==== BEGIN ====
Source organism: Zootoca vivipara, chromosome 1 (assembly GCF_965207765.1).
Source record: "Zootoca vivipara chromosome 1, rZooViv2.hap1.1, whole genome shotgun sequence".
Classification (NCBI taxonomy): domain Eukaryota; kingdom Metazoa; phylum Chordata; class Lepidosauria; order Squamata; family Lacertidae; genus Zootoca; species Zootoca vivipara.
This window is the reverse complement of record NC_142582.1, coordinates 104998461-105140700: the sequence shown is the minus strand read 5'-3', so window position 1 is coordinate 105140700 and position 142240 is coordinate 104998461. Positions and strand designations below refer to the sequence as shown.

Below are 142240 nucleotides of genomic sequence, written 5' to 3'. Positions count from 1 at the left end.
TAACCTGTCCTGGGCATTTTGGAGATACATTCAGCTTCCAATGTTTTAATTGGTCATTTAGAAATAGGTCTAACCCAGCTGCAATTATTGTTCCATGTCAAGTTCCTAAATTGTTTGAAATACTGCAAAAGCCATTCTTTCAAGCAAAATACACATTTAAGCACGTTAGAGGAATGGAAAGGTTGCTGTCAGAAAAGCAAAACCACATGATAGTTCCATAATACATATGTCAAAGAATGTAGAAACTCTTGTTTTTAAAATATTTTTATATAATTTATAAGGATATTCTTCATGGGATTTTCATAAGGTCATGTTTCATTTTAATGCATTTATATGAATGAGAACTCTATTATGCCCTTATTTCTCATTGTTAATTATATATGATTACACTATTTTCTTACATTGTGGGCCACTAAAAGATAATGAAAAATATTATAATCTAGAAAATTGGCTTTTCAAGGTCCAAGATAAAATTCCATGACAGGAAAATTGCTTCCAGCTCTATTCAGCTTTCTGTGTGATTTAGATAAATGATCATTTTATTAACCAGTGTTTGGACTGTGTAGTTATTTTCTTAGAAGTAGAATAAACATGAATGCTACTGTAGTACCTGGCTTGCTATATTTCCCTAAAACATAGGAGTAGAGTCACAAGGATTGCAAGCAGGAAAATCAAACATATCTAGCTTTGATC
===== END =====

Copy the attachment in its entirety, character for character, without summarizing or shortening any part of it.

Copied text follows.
Source organism: Zootoca vivipara, chromosome 1 (assembly GCF_965207765.1).
Source record: "Zootoca vivipara chromosome 1, rZooViv2.hap1.1, whole genome shotgun sequence".
Classification (NCBI taxonomy): domain Eukaryota; kingdom Metazoa; phylum Chordata; class Lepidosauria; order Squamata; family Lacertidae; genus Zootoca; species Zootoca vivipara.
This window is the reverse complement of record NC_142582.1, coordinates 104998461-105140700: the sequence shown is the minus strand read 5'-3', so window position 1 is coordinate 105140700 and position 142240 is coordinate 104998461. Positions and strand designations below refer to the sequence as shown.

Below are 142240 nucleotides of genomic sequence, written 5' to 3'. Positions count from 1 at the left end.
TAACCTGTCCTGGGCATTTTGGAGATACATTCAGCTTCCAATGTTTTAATTGGTCATTTAGAAATAGGTCTAACCCAGCTGCAATTATTGTTCCATGTCAAGTTCCTAAATTGTTTGAAATACTGCAAAAGCCATTCTTTCAAGCAAAATACACATTTAAGCACGTTAGAGGAATGGAAAGGTTGCTGTCAGAAAAGCAAAACCACATGATAGTTCCATAATACATATGTCAAAGAATGTAGAAACTCTTGTTTTTAAAATATTTTTATATAATTTATAAGGATATTCTTCATGGGATTTTCATAAGGTCATGTTTCATTTTAATGCATTTATATGAATGAGAACTCTATTATGCCCTTATTTCTCATTGTTAATTATATATGATTACACTATTTTCTTACATTGTGGGCCACTAAAAGATAATGAAAAATATTATAATCTAGAAAATTGGCTTTTCAAGGTCCAAGATAAAATTCCATGACAGGAAAATTGCTTCCAGCTCTATTCAGCTTTCTGTGTGATTTAGATAAATGATCATTTTATTAACCAGTGTTTGGACTGTGTAGTTATTTTCTTAGAAGTAGAATAAACATGAATGCTACTGTAGTACCTGGCTTGCTATATTTCCCTAAAACATAGGAGTAGAGTCACAAGGATTGCAAGCAGGAAAATCAAACATATCTAGCTTTGATC